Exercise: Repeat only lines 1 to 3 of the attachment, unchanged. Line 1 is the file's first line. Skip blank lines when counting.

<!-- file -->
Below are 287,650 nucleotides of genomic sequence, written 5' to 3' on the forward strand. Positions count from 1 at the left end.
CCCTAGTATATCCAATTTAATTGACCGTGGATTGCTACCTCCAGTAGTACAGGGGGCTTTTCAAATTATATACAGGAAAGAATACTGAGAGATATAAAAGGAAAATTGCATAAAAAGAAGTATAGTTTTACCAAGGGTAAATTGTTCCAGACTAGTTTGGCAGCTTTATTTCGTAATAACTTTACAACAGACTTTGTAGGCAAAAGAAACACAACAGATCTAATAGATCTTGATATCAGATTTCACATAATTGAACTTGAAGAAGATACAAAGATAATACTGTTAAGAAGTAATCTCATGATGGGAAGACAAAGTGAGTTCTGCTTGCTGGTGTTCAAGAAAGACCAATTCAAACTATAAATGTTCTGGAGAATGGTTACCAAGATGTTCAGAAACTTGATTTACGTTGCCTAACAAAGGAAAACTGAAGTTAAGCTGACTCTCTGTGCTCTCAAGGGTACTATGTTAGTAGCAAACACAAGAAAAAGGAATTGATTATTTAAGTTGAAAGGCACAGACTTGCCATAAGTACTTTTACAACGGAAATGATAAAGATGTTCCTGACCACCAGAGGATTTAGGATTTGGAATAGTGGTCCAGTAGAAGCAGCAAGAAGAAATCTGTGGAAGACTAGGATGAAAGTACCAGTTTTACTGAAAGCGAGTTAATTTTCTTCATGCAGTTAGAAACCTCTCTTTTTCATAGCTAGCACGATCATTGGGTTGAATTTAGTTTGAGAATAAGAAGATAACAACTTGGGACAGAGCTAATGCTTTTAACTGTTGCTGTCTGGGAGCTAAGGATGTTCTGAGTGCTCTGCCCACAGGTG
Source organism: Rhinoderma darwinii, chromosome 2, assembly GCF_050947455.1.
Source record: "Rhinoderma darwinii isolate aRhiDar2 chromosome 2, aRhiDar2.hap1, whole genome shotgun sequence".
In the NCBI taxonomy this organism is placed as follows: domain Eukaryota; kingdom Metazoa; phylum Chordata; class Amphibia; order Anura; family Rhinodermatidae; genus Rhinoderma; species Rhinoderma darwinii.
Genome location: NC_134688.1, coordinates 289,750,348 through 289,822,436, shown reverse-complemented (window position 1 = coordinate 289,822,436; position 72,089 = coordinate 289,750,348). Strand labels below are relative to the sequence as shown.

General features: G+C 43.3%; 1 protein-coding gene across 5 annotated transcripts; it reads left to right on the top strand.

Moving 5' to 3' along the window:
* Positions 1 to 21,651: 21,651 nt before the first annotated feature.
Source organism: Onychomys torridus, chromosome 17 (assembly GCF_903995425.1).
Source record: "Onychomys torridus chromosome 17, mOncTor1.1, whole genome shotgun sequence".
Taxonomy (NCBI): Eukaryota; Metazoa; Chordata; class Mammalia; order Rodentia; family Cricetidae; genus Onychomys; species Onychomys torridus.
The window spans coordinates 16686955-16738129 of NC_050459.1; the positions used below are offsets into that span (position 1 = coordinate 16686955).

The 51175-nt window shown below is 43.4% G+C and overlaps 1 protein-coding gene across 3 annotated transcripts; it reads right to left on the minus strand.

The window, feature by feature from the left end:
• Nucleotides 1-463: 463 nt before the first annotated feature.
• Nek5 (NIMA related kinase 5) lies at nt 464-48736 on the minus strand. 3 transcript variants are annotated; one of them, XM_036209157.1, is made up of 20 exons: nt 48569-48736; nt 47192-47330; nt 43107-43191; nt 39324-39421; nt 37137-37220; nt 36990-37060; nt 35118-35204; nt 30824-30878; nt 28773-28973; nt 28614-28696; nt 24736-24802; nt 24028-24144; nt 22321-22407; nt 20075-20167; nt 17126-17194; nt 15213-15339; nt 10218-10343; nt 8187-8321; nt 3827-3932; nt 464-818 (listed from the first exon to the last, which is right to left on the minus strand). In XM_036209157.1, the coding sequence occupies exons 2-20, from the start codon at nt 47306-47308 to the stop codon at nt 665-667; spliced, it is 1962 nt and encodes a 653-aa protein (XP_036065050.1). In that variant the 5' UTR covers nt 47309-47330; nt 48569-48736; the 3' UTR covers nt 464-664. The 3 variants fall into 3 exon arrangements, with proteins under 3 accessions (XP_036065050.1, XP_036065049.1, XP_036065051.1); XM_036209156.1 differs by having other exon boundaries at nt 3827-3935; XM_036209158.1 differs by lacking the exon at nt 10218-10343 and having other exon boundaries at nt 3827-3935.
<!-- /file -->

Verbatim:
Below are 287,650 nucleotides of genomic sequence, written 5' to 3' on the forward strand. Positions count from 1 at the left end.
CCCTAGTATATCCAATTTAATTGACCGTGGATTGCTACCTCCAGTAGTACAGGGGGCTTTTCAAATTATATACAGGAAAGAATACTGAGAGATATAAAAGGAAAATTGCATAAAAAGAAGTATAGTTTTACCAAGGGTAAATTGTTCCAGACTAGTTTGGCAGCTTTATTTCGTAATAACTTTACAACAGACTTTGTAGGCAAAAGAAACACAACAGATCTAATAGATCTTGATATCAGATTTCACATAATTGAACTTGAAGAAGATACAAAGATAATACTGTTAAGAAGTAATCTCATGATGGGAAGACAAAGTGAGTTCTGCTTGCTGGTGTTCAAGAAAGACCAATTCAAACTATAAATGTTCTGGAGAATGGTTACCAAGATGTTCAGAAACTTGATTTACGTTGCCTAACAAAGGAAAACTGAAGTTAAGCTGACTCTCTGTGCTCTCAAGGGTACTATGTTAGTAGCAAACACAAGAAAAAGGAATTGATTATTTAAGTTGAAAGGCACAGACTTGCCATAAGTACTTTTACAACGGAAATGATAAAGATGTTCCTGACCACCAGAGGATTTAGGATTTGGAATAGTGGTCCAGTAGAAGCAGCAAGAAGAAATCTGTGGAAGACTAGGATGAAAGTACCAGTTTTACTGAAAGCGAGTTAATTTTCTTCATGCAGTTAGAAACCTCTCTTTTTCATAGCTAGCACGATCATTGGGTTGAATTTAGTTTGAGAATAAGAAGATAACAACTTGGGACAGAGCTAATGCTTTTAACTGTTGCTGTCTGGGAGCTAAGGATGTTCTGAGTGCTCTGCCCACAGGTG
Source organism: Rhinoderma darwinii, chromosome 2, assembly GCF_050947455.1.